The System lock screen will appear when you restart a machine with MULTIPLE users because the OS has no idea which user is about to login. It will also appear if you select Login Window from your profile pic on the upper right menu bar, or Switch User from your lock screen.

    If you think about the way an OS is organized, this makes sense. All UI customizations are at the User level, not System level. Users should not automatically see other peoples lock screens either after a restart, they are private by default like your Documents, Downloads and Browser History.

    However I also think it is incredibly annoying, and Apple should allow local admins to change the System lock screen, but perhaps they have security or technical limitations that make it infeasible.

  3. Click on the Apply icon. Select System Preferences. Click on Desktop/Screensaver icon. Click on Desktop. Click on Photos and choose a photo from your own gallery. I’m not a techie, but this was really easy for me. Now one of my own photos comes up, not that awful Desktop color scheme.

  4. I am having the same problem as Becky, neither method works for me. I did go to my Macintosh HD/Library/Cache and found folder Desktop Pictures and made sure the new UUID folder held my new lockscreen.png image. When I restart, it is still on that nauseating multicolored image.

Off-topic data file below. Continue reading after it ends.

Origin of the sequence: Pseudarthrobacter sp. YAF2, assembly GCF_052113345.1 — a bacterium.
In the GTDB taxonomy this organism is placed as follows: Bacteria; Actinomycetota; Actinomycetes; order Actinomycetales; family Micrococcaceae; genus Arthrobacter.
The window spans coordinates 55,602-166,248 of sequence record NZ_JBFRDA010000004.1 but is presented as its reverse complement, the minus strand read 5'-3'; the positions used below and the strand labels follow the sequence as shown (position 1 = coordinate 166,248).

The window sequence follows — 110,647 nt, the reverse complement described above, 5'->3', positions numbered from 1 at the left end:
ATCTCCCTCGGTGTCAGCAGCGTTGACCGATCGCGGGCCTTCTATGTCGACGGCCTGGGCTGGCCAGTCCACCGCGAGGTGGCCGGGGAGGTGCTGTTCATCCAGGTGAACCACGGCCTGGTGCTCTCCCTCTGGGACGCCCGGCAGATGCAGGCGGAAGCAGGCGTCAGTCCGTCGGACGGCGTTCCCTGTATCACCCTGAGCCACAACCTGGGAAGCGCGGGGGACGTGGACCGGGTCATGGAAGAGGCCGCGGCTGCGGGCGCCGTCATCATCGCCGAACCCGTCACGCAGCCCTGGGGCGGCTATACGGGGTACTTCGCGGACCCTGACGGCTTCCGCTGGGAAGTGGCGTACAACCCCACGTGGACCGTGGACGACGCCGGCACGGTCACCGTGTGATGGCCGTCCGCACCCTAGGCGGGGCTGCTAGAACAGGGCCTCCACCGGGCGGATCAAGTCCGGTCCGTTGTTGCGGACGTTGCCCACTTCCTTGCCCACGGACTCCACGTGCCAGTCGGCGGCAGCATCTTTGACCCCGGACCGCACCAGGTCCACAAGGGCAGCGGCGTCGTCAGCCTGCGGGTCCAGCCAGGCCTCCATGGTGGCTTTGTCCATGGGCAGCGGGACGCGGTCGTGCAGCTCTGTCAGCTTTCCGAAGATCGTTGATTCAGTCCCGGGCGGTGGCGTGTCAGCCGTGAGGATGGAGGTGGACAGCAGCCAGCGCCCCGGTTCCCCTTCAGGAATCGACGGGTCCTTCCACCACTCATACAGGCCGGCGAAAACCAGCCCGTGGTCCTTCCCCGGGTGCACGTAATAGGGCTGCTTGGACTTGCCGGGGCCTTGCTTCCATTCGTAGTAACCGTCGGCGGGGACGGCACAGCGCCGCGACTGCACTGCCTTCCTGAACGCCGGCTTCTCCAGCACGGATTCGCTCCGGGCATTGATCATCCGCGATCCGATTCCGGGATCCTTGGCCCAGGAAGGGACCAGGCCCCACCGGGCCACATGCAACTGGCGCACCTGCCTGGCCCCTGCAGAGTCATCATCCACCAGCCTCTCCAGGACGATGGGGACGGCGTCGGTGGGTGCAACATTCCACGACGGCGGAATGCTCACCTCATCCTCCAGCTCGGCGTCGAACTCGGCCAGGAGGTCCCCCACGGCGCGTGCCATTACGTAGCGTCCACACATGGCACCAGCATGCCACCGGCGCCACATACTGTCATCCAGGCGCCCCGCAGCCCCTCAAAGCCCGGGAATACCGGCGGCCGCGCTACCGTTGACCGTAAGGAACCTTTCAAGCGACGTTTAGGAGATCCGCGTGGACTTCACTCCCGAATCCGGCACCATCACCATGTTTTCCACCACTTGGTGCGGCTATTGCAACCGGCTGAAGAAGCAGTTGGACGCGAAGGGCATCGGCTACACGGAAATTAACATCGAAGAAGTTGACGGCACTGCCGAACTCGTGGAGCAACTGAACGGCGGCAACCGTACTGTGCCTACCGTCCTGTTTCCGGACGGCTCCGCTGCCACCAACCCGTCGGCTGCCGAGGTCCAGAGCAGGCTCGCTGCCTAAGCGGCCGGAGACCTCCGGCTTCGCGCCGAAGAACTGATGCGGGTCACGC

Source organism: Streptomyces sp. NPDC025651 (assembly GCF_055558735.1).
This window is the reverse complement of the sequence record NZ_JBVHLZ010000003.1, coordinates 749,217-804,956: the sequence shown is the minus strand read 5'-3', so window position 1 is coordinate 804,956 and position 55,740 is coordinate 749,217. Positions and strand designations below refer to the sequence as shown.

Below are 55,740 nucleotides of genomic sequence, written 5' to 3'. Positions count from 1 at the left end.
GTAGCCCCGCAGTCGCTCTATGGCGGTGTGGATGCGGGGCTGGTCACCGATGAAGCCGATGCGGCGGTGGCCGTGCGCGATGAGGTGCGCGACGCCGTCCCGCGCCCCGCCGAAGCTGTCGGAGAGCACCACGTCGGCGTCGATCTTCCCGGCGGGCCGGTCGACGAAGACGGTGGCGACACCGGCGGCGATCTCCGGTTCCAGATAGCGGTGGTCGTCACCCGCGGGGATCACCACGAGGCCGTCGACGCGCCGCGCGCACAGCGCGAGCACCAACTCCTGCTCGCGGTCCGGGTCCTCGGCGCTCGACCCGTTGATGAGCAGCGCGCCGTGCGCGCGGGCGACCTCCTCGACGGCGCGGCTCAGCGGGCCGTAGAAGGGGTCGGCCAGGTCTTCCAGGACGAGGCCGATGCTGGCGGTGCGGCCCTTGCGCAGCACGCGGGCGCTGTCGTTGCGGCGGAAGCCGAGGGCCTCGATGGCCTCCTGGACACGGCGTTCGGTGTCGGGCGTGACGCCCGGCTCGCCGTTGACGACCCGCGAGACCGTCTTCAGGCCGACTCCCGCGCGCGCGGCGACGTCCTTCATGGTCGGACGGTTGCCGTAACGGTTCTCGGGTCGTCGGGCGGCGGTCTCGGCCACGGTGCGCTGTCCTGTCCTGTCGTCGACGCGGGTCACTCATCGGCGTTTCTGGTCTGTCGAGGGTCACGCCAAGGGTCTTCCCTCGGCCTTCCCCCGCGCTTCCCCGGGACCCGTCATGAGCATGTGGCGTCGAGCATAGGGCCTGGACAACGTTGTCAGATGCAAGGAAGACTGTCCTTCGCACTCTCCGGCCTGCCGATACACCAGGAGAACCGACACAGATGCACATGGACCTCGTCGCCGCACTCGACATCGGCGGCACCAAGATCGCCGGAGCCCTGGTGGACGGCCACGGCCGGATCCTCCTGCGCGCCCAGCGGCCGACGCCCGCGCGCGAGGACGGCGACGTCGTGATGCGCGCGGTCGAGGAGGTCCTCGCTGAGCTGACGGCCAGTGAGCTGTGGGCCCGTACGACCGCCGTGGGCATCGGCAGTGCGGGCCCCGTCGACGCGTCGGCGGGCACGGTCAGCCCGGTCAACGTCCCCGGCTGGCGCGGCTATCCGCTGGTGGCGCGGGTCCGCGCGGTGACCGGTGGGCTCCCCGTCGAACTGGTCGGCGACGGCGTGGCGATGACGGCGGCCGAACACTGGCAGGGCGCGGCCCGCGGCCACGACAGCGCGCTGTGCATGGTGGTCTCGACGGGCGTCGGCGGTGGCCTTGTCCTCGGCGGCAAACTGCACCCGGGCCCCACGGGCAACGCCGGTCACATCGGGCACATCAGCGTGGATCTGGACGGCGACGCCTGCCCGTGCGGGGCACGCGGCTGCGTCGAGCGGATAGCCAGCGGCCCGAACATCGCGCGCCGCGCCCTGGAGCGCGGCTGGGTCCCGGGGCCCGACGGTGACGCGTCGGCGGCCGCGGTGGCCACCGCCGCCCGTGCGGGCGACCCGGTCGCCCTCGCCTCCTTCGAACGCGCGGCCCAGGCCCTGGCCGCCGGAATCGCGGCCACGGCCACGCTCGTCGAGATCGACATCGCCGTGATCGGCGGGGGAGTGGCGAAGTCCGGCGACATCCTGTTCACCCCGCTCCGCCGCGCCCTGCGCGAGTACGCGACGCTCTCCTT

And suggestions would be so appreciated!

  5. Lia- p.s. the existing Folder is not “locked”. The picture is my own picture which opens in the Start Page. There is no picture of the horrible Big Sur (red etc) within this folder. The tutorial shows a Folder which has the “forbidden” seal on it. I do not have this it seems. Thanks again.

  6. Thank you ….however…..Macintosh HD/Library/Caches/Desktop Pictures (NOT the system library) contains a Folder with UUID and a subfolder lockscreen.png.
    However, I did not manage to create a 2nd folder with my UUID. Does one need to import another picture in the already existing folder? Thanks for your answer. Best wishes, Lia

  7. Got it to work after realising there are 2 different Library folders on the mac. The one the article pointed to was wrong for me. But when you go to Macintosh HD/Library/Caches and create the Desktop Pictures folder in there, then follow the rest of the instructions, it works!

    I hated the red/blue screen so much I wanted to throw up. Thanks so much for the article. Made my day when I saw my old Catalina calm island pic come up.

    • Hi, I can’t change it via the method in this article either, its driving me crazy. I tried to go to the folder you suggested but when I type it in all I get is a ping sound and it goes to Desktop-Local.
      Did you create it in there? I’m really not sure why it won’t work and the bright colours on the log-in screen give me a headache 😛
      Any help?
      Thank you!

  8. Tried creating a new desktop pictures directory in caches, then a new folder with UUID name, with new lockscreen.png. Made sure everyone could read & write. Still have the horrid red, yellow, blue art screen on restart.